There's plenty of advice on how to secure your computer and smartphone, but most are targeted at law-abiding citizens looking to maintain personal privacy. One online publication, however, just released a guide for would-be Jihadists to keep clandestine plans from prying eyes.
The unpleasant realization you get while reading it: While it's sound advice for terrorists looking to keep off the grid, some of it also makes sense for the rest of us, too.
Al-Minbar Jihadi Media Network, a well-known Islamic extremist organization, just published a new magazine with step-by-step directions for keeping plans private from the NSA or other government bodies. The 12-page online publication, first reported by The Wall Street Journal and translated by SITE Intel Group (subscription required), gives a series of suggestions for Internet security. And many apply to anyone interested in security.
Among the tips offered to the would-be extremist:
- Don't trust anyone you meet online; use a different identity with everyone with whom you deal
- A phone can reveal your exact location [so] remove your phone battery and SIM before going to a sensitive location
- A laptop used for accessing the Internet shouldn't be used for any other work
- Delete all messages after every exchange [pf course, nothing is ever truly deleted in the digital world... unless you really, truly go about it properly]
- Memorize your passwords [terrorists don't affix passwords on sticky notes to their machines, and neither should you]
- Don't go online with your regular phone; go offline when you're done
- Put no true information in any website registration [for years we've known that our online identities are stitched together by legitimate businesses—the more we give accurate information online, the easier it is to identify us for advertising and other activities]
- Tape over the front camera of your mobile phone [because "most mobile phones, including the iPhone and Galaxy, take a picture of your face"]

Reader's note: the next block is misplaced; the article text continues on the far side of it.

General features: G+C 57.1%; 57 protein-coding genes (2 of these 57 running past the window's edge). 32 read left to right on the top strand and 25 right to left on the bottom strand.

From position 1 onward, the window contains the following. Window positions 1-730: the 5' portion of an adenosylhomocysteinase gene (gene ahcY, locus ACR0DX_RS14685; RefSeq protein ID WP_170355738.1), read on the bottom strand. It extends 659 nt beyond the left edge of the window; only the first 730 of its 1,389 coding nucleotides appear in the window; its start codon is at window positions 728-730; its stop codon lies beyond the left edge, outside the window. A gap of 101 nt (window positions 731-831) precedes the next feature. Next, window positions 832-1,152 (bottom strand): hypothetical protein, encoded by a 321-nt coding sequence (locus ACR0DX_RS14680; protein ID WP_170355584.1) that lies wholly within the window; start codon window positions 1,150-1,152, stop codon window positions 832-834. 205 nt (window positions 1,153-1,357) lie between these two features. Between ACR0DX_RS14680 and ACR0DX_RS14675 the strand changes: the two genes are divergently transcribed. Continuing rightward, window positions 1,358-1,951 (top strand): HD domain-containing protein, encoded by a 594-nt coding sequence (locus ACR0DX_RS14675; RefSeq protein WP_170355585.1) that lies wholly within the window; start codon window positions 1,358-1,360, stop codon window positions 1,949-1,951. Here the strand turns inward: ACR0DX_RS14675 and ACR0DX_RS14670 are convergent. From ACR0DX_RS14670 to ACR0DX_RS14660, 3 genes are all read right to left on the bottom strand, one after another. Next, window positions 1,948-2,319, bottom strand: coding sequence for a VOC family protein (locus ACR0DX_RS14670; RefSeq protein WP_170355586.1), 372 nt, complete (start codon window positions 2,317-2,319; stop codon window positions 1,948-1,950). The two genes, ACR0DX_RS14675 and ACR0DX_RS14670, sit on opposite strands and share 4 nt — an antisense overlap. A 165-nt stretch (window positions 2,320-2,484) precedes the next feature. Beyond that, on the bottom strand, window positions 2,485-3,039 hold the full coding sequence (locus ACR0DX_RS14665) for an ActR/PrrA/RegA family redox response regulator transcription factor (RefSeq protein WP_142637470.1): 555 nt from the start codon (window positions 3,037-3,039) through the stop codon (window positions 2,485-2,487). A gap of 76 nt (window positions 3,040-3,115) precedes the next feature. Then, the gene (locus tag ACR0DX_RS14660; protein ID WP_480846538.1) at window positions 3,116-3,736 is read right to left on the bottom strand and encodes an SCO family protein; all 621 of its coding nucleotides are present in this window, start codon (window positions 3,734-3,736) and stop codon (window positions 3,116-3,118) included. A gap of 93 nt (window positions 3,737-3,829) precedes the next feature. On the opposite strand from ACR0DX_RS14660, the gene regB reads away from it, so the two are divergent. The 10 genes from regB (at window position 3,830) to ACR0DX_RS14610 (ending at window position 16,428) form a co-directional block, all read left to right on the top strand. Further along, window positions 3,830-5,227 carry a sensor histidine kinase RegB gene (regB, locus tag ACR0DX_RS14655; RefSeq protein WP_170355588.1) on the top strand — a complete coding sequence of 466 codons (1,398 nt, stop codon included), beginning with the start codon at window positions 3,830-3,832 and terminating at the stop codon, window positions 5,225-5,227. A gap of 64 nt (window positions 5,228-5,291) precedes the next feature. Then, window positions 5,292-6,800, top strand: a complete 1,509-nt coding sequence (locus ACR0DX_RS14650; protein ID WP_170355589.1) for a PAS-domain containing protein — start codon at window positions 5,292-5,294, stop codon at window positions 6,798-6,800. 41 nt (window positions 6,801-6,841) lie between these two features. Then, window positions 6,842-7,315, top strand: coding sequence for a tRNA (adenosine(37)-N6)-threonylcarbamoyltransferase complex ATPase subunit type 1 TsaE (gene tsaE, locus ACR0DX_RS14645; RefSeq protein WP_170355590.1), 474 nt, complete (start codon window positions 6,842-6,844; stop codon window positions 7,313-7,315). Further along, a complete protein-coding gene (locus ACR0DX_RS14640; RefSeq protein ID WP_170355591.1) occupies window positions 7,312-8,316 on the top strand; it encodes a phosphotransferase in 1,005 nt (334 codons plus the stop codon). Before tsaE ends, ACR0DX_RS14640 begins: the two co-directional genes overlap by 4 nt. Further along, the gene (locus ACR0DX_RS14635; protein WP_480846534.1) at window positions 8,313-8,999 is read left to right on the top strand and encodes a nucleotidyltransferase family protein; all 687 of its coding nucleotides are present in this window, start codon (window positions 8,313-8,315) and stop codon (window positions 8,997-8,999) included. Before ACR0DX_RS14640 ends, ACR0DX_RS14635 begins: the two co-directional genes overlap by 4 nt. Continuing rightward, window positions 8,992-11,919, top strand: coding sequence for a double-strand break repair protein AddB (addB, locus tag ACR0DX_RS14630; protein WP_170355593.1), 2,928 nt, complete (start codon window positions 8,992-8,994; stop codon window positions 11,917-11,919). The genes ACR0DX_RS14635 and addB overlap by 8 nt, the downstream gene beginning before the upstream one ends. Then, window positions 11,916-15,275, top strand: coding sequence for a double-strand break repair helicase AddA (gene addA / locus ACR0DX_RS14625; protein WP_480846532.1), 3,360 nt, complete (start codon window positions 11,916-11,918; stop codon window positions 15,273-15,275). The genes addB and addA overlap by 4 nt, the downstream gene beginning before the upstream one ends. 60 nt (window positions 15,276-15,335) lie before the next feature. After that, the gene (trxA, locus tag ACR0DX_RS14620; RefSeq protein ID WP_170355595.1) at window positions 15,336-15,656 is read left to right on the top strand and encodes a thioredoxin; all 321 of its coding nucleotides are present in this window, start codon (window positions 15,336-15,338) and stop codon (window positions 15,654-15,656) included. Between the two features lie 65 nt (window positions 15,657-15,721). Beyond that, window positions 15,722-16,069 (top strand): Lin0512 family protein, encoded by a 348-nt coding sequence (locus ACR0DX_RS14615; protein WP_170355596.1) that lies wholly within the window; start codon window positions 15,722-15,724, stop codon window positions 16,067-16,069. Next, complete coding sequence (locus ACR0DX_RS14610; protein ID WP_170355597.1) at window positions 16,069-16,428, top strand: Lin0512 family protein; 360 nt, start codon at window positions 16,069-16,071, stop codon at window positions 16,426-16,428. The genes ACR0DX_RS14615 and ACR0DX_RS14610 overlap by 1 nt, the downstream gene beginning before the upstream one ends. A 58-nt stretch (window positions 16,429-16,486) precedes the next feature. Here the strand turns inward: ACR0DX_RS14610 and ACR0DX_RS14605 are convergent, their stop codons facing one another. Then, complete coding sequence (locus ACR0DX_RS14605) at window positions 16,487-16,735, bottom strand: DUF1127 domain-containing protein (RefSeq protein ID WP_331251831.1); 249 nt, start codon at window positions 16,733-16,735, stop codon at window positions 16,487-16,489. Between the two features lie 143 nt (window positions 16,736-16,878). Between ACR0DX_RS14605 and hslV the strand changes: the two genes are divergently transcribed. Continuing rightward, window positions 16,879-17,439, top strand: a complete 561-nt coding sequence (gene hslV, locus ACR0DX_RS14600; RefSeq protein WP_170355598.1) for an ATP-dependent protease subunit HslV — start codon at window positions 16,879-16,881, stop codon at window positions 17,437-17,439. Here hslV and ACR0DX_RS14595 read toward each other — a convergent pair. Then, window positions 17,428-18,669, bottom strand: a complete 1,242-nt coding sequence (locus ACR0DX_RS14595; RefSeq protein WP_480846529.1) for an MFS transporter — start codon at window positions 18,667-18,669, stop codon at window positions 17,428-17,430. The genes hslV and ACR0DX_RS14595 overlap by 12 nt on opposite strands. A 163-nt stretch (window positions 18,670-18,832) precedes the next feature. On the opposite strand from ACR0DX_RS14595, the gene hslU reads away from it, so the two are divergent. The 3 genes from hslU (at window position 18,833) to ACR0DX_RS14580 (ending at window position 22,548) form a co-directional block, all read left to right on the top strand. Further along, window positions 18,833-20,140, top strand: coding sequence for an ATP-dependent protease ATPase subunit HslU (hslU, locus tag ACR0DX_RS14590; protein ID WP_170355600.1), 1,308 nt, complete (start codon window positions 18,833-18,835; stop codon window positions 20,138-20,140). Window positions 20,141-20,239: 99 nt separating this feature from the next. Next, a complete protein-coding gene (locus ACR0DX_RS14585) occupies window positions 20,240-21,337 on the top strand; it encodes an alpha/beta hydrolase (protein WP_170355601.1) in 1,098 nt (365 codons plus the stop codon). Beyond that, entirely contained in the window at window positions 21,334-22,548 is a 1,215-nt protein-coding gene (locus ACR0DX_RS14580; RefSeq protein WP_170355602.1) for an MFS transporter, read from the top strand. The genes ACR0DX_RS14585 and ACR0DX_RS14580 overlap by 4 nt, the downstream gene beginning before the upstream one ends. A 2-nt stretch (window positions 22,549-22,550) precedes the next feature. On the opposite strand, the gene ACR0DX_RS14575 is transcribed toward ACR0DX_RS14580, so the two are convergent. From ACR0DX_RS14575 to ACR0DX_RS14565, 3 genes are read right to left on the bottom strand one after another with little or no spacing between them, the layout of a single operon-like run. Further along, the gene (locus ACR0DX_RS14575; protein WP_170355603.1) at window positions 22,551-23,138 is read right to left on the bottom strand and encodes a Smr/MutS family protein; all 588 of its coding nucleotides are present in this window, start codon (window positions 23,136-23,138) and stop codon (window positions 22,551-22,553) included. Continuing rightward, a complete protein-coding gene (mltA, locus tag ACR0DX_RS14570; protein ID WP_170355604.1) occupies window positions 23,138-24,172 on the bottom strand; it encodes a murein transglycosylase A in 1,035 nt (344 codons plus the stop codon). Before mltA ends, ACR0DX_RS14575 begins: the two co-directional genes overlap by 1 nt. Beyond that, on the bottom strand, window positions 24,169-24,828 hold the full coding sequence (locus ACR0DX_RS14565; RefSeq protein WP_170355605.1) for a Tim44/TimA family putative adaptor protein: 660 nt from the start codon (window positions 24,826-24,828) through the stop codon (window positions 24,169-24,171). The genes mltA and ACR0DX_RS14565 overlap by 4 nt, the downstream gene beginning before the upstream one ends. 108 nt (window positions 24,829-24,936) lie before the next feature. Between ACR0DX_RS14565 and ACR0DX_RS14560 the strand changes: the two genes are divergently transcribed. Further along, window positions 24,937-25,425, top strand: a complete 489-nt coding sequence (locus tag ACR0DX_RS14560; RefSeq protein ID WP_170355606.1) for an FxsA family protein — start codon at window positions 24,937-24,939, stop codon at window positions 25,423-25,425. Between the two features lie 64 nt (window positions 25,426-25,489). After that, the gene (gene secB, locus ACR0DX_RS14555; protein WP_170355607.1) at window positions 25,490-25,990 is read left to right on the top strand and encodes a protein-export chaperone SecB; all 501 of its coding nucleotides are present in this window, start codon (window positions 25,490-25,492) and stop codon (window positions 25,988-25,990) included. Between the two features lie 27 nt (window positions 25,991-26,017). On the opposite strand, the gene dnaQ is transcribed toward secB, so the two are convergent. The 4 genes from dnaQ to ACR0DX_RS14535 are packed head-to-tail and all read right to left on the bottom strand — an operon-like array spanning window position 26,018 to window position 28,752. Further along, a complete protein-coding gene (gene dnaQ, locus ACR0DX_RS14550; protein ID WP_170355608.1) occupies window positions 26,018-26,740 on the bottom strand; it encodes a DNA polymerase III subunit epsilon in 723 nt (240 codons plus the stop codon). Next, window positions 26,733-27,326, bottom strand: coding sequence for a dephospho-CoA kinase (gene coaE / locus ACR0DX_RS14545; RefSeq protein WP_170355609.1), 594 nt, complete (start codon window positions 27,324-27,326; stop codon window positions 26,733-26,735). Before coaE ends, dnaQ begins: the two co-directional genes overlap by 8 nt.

- Disguise your voice when making phone calls
Some of these are clearly excessive for law-abiding types, and really only make sense for someone trying to hide illegitimate activities. Few of us, for example, really need to remove the batteries and SIM cards from our phones, even if we're trying to hide our repeat visits to McDonalds after promising our partner we're adhering to a diet.
A terrorist obviously doesn't want to inadvertently reveal his identity by mixing personal communications on a machine he uses to carry out his mission. Though less serious in scope, people also shouldn't put themselves in a position to be fired for personal activities that might put one's job at risk. Having an affair with your boss? That's bad policy, anyway, but particularly if you send emails to her work address.
Think of disgraced former CIA director David Petraeus, who reportedly used a technique popular with terrorists to keep emails to biographer Paula Broadwell, with whom he was having an affair, safe from detection.
Other suggestions in the how-to indicate issues that might apply to terrorists now, but are quickly becoming mainstream issues. For example, most of us don't think twice about our phone's camera until we're ready to snap a photo of that food we ordered. But malware already exists that allows someone to hijack your smartphone and surreptitiously snap photos of you and your surroundings constantly. Yes, it might be the NSA spying on you, but unless you're a would-be terrorist, it's more likely to be your perverted neighbors, as one British woman discovered to her surprise.
Either way, it's unpleasant. And it's a suggestion of where mobile security is going to need to go to handle the emerging needs of mainstream consumers, first revealed by would-be terrorists. The terrible tension here: The same techniques that make it harder for law enforcement to catch terrorists before they act may be necessary to keep our private lives private.
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